II. A.R.S. § 13-3102 and Public Policy

¶44 The majority also says its approach to the Fourth Amendment -- which would allow police to conduct a Terry stop and frisk without any reasonable suspicion of criminal activity -- is consistent with the "public policy of the legislature as to how officers should handle interactions with armed persons." See supra ¶ 24 and supra ¶ 3 note 2. The majority, however, has misread what the Arizona Legislature did. Instead, the Legislature actually codified Terry's reasonable suspicion requirement for such encounters.

¶45 By way of background, in 2010, the Legislature passed, and the Governor signed, Senate Bill 1108 which, with certain exceptions, authorizes Arizona residents and United States citizens to carry a concealed weapon. See A.R.S. § 13-3102(A)(2); 2010 Ariz. Sess. Laws, ch. 59, §§ 1-4 (2nd Reg. Sess.). As part of Senate Bill 1108, the Legislature also amended A.R.S. § 13-3102 -- the statute that describes the criminal offense of misconduct involving weapons. As amended and as relevant here, a person commits misconduct involving weapons by knowingly carrying a deadly weapon and, "[w]hen contacted by a law enforcement officer, " failing "to accurately answer the officer if the officer asks whether the person is carrying a concealed deadly weapon." A.R.S. § 13-3102(A)(1)(b). Subsection K of A.R.S. § 13-3102 provides that if "a law enforcement officer contacts a person who is in possession of a firearm, the law enforcement officer may take temporary custody of the firearm for the duration of that contact." Characterizing this subsection as representing the "public policy of the legislature, " the majority suggests the Legislature's policy is consistent with its approach to the Fourth Amendment -- equating armed with dangerous. See supra ¶ 24. But, this is not the case.

¶46 The flaw in the majority's reading of subsection K is that under A.R.S. § 13-3102(A)(1)(b), a police officer is not entitled to take possession of a firearm from a person unless the person was first "contacted by a law enforcement officer." "Contacted by a law enforcement officer" means, as defined by the 2010 amendment and as relevant here, "an investigatory stop by a law enforcement officer that is based on reasonable suspicion that an offense has been or is about to be committed." A.R.S. § 13-3102(M)(1).[12] When the relevant provisions of A.R.S. § 13-3102 are read as a whole, a police officer is authorized to take possession of a person's firearm when that person has been "contacted by a law enforcement officer" -- a contact that must be "based on reasonable suspicion that an offense has been or is about to be committed."[13]

¶47 Accordingly, the "public policy" of this State is consistent with Terry.[14]It does not authorize the police to elevate a consensual encounter into a Terry frisk without reasonable suspicion of criminal activity.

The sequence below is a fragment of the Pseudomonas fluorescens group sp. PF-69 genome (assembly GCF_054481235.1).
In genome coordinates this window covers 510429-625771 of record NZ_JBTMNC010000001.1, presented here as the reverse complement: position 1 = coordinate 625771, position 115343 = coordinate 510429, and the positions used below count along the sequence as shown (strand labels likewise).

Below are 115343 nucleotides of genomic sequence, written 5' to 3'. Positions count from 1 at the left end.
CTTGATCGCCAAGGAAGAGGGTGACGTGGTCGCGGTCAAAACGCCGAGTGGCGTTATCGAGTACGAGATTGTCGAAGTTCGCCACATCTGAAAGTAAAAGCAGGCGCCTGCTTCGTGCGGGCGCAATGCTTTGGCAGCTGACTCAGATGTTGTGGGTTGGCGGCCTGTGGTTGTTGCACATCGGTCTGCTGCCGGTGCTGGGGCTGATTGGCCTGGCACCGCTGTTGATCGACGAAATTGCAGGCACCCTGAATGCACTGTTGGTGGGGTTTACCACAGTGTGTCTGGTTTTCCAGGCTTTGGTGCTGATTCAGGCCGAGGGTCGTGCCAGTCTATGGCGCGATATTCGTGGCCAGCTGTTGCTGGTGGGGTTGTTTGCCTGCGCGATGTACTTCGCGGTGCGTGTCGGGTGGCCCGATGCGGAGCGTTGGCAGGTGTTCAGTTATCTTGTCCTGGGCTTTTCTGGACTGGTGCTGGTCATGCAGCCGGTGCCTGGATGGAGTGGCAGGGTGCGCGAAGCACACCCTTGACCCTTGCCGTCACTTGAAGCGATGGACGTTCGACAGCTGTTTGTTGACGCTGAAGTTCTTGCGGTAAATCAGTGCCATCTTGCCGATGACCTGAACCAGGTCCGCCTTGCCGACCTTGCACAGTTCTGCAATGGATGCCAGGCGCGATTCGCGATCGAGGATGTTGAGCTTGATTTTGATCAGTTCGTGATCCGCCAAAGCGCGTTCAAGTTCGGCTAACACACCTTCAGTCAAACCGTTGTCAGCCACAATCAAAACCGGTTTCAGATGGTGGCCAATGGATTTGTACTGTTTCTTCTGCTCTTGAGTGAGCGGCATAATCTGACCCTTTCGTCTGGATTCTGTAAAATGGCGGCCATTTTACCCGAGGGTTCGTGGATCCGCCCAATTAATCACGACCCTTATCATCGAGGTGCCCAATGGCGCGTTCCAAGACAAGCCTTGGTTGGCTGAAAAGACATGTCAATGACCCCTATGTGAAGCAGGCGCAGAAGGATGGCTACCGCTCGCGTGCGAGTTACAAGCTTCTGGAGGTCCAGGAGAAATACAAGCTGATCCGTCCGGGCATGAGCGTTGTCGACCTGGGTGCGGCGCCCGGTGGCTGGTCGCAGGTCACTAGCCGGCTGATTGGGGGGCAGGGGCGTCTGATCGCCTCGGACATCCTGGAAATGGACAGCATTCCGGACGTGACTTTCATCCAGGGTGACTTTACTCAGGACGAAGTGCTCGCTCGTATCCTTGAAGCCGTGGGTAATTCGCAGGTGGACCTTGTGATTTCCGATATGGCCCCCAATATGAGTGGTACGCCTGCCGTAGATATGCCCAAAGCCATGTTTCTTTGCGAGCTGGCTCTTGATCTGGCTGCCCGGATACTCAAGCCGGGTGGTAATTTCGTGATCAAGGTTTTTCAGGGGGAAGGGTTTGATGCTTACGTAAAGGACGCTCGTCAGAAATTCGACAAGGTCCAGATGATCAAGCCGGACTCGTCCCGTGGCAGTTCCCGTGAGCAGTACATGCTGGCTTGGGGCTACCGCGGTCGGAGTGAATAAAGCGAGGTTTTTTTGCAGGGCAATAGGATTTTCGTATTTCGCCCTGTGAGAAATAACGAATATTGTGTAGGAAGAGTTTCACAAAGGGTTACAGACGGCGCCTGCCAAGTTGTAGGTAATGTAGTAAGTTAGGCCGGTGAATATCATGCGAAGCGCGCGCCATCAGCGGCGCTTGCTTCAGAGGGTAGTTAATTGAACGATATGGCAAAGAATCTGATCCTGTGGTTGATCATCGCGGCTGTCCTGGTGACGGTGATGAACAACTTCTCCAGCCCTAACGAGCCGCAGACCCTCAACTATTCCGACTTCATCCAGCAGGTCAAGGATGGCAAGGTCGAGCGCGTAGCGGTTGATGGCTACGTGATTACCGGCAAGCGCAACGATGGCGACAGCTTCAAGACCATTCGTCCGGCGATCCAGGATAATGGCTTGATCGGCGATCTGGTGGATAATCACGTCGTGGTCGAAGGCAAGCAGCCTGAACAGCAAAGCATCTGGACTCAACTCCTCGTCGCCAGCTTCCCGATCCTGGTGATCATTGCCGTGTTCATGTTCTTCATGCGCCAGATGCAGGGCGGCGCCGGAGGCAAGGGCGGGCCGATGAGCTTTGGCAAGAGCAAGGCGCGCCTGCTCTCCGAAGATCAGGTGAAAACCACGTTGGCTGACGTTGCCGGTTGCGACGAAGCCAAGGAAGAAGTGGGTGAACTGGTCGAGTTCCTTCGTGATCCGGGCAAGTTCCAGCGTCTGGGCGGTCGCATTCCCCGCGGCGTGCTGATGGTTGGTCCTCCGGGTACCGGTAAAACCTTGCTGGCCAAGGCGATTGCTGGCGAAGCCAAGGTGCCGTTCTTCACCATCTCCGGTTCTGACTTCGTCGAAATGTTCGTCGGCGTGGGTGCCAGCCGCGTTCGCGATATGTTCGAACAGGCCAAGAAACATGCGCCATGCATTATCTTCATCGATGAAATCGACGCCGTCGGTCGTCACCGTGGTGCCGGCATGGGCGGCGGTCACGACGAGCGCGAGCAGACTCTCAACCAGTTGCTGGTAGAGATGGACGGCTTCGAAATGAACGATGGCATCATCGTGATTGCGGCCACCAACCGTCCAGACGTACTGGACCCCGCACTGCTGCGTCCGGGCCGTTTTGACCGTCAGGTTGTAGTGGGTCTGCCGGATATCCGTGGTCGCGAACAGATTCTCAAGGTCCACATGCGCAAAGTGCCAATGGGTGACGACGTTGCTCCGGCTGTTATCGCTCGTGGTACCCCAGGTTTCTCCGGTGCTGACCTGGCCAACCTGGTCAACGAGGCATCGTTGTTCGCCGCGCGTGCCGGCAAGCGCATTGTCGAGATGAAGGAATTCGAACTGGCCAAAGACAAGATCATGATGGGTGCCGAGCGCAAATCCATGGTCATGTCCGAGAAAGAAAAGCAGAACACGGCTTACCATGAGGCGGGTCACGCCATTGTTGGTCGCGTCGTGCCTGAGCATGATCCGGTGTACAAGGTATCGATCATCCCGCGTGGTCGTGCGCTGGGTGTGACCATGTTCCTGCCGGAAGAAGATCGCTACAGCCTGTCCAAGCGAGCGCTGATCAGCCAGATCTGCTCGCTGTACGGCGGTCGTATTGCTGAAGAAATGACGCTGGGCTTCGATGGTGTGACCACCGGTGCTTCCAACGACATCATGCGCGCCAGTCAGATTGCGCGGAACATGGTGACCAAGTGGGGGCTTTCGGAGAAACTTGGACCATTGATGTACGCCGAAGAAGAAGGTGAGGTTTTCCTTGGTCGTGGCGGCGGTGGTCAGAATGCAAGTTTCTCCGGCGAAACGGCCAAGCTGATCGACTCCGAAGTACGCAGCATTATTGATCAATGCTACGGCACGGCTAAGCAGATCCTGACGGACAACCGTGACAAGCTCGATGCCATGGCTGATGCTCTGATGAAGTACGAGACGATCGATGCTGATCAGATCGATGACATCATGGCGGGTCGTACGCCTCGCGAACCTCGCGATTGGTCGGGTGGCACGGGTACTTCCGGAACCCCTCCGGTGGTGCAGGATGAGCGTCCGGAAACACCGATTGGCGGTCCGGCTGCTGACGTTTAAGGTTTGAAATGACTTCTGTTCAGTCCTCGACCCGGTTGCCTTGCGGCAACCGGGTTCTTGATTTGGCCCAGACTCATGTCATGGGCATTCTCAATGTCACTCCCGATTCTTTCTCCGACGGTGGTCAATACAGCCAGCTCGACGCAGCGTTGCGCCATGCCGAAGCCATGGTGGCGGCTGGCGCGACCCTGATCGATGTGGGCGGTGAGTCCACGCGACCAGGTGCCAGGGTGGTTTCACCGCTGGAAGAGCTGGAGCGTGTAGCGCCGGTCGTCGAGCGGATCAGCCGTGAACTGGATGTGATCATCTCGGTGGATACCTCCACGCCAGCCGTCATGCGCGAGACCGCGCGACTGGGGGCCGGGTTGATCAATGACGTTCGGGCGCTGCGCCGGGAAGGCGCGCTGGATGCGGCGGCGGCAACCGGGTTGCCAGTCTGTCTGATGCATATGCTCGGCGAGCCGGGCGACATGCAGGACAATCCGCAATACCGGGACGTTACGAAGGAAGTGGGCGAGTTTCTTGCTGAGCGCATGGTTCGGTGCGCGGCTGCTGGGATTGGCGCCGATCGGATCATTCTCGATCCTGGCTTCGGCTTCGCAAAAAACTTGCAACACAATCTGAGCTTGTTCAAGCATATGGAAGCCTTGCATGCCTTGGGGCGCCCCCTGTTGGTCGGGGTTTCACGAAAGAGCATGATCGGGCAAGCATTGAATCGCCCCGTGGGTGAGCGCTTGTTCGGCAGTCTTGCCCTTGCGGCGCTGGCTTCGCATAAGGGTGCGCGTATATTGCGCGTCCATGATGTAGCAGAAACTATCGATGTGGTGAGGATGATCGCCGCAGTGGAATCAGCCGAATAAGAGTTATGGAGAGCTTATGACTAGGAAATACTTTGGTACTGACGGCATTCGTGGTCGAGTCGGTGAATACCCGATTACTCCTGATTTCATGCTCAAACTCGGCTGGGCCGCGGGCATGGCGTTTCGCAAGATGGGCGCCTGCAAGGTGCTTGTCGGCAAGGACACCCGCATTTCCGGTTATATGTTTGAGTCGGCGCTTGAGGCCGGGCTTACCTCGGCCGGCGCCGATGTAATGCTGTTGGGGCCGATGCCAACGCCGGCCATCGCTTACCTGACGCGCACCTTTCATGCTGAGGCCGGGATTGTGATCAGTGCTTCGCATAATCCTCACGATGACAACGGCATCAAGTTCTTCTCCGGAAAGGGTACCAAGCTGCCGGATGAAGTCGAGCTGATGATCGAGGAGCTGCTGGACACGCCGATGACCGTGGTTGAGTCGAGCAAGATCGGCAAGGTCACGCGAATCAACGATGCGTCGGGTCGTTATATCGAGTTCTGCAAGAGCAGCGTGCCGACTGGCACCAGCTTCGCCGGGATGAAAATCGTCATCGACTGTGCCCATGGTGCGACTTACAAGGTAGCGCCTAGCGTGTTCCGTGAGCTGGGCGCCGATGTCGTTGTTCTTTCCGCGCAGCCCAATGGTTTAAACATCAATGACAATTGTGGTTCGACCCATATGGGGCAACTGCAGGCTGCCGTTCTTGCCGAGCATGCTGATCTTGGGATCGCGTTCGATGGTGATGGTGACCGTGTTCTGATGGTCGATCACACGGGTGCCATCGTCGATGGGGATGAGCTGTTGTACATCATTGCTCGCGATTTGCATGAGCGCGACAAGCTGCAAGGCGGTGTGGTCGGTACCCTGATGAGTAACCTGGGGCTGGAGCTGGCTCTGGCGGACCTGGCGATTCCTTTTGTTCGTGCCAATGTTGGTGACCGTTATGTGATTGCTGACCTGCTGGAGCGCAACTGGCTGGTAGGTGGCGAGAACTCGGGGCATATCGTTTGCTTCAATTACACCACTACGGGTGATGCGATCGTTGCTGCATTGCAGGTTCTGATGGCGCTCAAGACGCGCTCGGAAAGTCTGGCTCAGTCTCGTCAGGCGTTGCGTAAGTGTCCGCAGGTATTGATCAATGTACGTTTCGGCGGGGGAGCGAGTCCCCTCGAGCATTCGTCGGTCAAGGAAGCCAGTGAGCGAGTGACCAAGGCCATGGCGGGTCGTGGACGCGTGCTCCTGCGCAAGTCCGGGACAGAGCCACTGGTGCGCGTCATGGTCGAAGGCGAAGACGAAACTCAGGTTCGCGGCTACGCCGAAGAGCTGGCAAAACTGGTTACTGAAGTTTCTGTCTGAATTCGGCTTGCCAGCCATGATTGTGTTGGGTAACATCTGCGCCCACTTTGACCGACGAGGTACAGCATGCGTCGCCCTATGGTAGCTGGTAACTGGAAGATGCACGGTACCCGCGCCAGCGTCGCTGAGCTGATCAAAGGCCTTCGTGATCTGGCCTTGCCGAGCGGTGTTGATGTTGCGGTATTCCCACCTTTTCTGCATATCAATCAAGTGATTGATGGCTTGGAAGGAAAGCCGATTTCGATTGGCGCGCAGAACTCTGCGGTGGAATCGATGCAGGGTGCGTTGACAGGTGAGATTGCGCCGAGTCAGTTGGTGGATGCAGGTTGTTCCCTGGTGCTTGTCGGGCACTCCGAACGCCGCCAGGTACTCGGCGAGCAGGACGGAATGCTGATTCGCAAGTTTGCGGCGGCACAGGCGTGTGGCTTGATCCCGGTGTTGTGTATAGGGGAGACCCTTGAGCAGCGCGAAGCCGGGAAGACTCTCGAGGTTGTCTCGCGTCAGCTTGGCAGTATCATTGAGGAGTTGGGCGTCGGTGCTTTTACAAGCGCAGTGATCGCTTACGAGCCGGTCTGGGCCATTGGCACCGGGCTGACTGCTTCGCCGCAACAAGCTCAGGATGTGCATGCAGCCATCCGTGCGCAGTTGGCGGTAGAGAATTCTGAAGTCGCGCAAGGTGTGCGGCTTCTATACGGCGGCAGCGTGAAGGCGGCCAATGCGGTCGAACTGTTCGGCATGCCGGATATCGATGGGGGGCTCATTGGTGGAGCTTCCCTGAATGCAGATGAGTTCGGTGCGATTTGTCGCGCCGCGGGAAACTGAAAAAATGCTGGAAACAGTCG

III. Armed and Presently Dangerous

¶48 As noted above, the majority justifies its approach to the Fourth Amendment, in part, on the view that being armed equals being dangerous regardless of the circumstances. I reject this equation.

¶49 First, the "armed equals dangerous" justification for a protective frisk dispenses with the concept and significance of dangerousness. As recognized by the Idaho Supreme Court in State v. Henage, 152 P.3d 16 (Idaho 2007), "[a] person can be armed without posing a risk of danger. On the other hand, a person can be dangerous, without apparently being armed. The primary concern of the Supreme Court in Terry and its progeny . . . was to protect the safety of officers and others from harm when dealing with a person who may pose a risk." Id. at 22.

¶50 Second, the "armed equals dangerous" justification makes only one factor -- being armed -- significant. Yet, Terry instructs that when an individual challenges the legality of a frisk, a court is obligated to decide whether the frisk was objectively reasonable by considering all and not just one of the circumstances. Terry, 392 U.S. at 27, 88 S.Ct. at 1883 ("the issue is whether a reasonably prudent man in the circumstances would be warranted in the belief that his safety or that of others was in danger."). As I noted above, in a consensual encounter, the absence of reasonable suspicion of criminal activity makes it less likely that a reasonably prudent person under the circumstances would believe he or someone else was in danger. See supra ¶ 41. Yet, under the majority's view that "armed equals dangerous" -- dangerousness becomes irrelevant.

¶51 Third, the "armed equals dangerous" justification is not supported by the Supreme Court's decision in Pennsylvania v. Mimms, 434 U.S. 106, 98 S.Ct. 330, 54 L.Ed.2d 331 (1977), as the majority suggests. See supra ¶ 20. In that case, after making a traffic stop, a police officer ordered the defendant out of the car and then noticed a large bulge under the defendant's jacket. Mimms, 434 U.S. at 107, 98 S.Ct. at 331. Because the officer believed the bulge might be a weapon, the officer frisked the defendant, and found a gun. Id. The Supreme Court found the bulge in the defendant's jacket allowed the officer to reasonably conclude the defendant was armed "and thus posed a serious and present danger to the safety of the officer." Id. at 111-12, 98 S.Ct. at 334 (emphasis added).